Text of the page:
Twitch Korea to shut down in February 2024

06 December 2023


Image credit: Twitch

Amazon-owned livestreaming platform Twitch will shut down its operations in South Korea on February 27th, 2024, the company has announced.

Twitch CEO Dan Clancy explained in a blog post that the reason for leaving the South Korean market is the cost of operating in the country, with no clear way for the company to offset these costs.

The changes will take effect in February 2024 and Twitch said it would help Korea-based streamers move their communities to other services available in the country.

According to Twitch, operating costs in South Korea are up to 10 times higher than in most other countries, which it said said was ‘prohibitively expensive’.

“Twitch has been operating in Korea at a significant loss, and unfortunately there is no pathway forward for our business to run more sustainably in that country,” Clancy said in the blog post.

The high prices are due to local regulations that require foreign companies to pay high network usage fees to operate in the country, The New York Times reported. Since foreign content providers need to pay additional fees for data usage, the numbers quickly added up with the large volume of traffic that comes from livestreaming.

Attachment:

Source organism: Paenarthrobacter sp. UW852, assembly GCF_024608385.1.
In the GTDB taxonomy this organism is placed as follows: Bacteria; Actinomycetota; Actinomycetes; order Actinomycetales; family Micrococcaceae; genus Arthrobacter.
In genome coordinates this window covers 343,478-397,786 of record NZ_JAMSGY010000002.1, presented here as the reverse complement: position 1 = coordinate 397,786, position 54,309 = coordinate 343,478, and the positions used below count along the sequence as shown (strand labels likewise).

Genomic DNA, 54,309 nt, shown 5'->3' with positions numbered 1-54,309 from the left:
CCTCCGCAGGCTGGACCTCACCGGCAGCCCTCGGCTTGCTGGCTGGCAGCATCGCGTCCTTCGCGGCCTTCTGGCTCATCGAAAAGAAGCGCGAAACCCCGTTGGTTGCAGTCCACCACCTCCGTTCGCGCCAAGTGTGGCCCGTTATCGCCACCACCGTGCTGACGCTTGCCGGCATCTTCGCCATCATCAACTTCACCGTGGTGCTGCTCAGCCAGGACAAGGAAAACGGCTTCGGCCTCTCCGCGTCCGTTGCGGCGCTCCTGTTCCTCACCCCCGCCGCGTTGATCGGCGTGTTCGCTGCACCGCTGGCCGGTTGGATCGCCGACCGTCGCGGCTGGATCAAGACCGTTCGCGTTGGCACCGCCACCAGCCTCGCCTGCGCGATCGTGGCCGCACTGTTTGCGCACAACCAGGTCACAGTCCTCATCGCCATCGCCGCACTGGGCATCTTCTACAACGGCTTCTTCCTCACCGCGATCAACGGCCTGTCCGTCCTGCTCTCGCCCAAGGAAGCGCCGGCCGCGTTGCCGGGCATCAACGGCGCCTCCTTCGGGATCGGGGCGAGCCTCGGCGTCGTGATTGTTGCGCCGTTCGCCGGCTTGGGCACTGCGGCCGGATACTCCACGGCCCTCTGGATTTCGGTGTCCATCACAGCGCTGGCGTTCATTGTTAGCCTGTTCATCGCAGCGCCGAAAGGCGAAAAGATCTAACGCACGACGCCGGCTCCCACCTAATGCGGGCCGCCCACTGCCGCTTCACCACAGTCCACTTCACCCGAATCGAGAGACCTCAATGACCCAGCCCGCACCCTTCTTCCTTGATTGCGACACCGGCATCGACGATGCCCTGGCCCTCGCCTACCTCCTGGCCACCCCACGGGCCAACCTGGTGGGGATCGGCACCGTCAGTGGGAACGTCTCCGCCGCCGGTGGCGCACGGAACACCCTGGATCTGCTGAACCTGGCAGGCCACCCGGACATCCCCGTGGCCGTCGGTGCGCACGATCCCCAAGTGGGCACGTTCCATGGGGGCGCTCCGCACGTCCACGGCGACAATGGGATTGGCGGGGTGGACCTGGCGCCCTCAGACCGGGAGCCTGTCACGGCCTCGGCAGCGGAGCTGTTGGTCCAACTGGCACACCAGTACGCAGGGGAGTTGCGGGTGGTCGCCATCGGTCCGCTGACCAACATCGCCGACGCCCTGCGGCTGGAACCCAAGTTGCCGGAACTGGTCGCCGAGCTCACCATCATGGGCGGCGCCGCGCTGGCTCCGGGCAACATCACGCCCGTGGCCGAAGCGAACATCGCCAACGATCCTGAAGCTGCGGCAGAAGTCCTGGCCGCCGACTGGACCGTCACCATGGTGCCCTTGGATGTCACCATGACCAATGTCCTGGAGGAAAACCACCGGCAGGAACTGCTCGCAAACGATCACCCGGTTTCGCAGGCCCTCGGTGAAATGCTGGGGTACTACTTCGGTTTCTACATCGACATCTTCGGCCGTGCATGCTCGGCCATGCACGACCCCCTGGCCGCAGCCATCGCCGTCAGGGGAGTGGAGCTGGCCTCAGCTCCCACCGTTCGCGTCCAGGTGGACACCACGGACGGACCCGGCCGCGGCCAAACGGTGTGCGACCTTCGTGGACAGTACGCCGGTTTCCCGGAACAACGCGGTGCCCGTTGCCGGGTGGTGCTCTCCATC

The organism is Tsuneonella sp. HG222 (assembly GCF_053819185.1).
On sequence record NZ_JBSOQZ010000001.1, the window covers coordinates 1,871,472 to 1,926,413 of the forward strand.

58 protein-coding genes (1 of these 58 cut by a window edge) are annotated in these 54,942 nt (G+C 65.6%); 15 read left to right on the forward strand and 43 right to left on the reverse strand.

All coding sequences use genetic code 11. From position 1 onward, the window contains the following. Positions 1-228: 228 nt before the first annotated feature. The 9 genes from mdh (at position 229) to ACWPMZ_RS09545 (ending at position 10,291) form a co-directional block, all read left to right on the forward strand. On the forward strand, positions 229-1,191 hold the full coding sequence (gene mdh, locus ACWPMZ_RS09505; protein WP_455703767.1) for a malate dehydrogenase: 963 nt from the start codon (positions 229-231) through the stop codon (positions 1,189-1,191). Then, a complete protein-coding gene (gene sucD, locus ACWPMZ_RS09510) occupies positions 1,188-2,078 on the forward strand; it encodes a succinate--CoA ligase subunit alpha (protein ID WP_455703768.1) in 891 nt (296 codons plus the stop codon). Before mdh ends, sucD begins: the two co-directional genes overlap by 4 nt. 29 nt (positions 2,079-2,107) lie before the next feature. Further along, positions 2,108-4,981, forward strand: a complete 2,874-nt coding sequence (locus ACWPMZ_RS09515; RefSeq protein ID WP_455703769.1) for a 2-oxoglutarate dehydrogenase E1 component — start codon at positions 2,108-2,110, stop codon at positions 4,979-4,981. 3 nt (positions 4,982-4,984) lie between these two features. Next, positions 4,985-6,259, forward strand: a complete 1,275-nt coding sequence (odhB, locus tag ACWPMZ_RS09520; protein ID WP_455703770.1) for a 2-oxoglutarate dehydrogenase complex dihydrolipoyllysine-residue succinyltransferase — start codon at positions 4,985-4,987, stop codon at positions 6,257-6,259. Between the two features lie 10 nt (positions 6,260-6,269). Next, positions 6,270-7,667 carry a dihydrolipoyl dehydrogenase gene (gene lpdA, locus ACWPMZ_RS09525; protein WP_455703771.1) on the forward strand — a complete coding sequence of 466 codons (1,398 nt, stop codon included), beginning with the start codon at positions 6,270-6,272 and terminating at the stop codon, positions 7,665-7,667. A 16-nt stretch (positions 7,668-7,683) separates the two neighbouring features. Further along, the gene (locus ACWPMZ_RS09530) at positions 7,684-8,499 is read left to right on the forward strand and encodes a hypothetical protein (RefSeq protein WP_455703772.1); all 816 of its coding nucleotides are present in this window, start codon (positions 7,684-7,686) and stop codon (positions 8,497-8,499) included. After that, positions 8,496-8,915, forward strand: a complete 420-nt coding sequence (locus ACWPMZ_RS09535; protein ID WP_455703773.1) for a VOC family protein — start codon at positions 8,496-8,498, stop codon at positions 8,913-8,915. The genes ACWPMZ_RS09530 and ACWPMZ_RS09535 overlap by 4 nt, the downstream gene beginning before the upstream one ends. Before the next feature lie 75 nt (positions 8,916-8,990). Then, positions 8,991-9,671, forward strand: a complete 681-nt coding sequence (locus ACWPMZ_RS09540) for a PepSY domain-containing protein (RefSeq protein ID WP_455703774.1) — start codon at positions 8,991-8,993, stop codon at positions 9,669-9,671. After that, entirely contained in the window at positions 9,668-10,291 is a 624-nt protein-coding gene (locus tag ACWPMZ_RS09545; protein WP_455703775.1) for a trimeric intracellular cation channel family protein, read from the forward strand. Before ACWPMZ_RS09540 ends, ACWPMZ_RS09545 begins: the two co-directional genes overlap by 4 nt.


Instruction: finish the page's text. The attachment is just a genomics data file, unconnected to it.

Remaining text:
Other services livestreaming options continue to operate in the country, including AfreecaTV and YouTube. Meanwhile Naver, one of South Korea’s leading telecommunications companies, announced a closed beta test of a new game streaming service, with a full rollout expected sometime in 2024.

Twitch had previously made moves to decrease its internet traffic in the country in an effort to stay active, with a reduction in source quality to 720p and peer-to-peer experiments taking place. According to the company, though, none of these efforts decreased the costs enough.

It is not yet clear how this will impact the local esports industry and communities, however many local leagues and events such as the LCK use Twitch for their esports broadcasts. South Korea is a major esports market, particularly for League of Legends.

Ivan Šimić
Ivan comes from Croatia, loves weird simulator games, and is terrible at playing anything else. Spent 5 years writing about tech and esports in Croatia, and is now doing it here.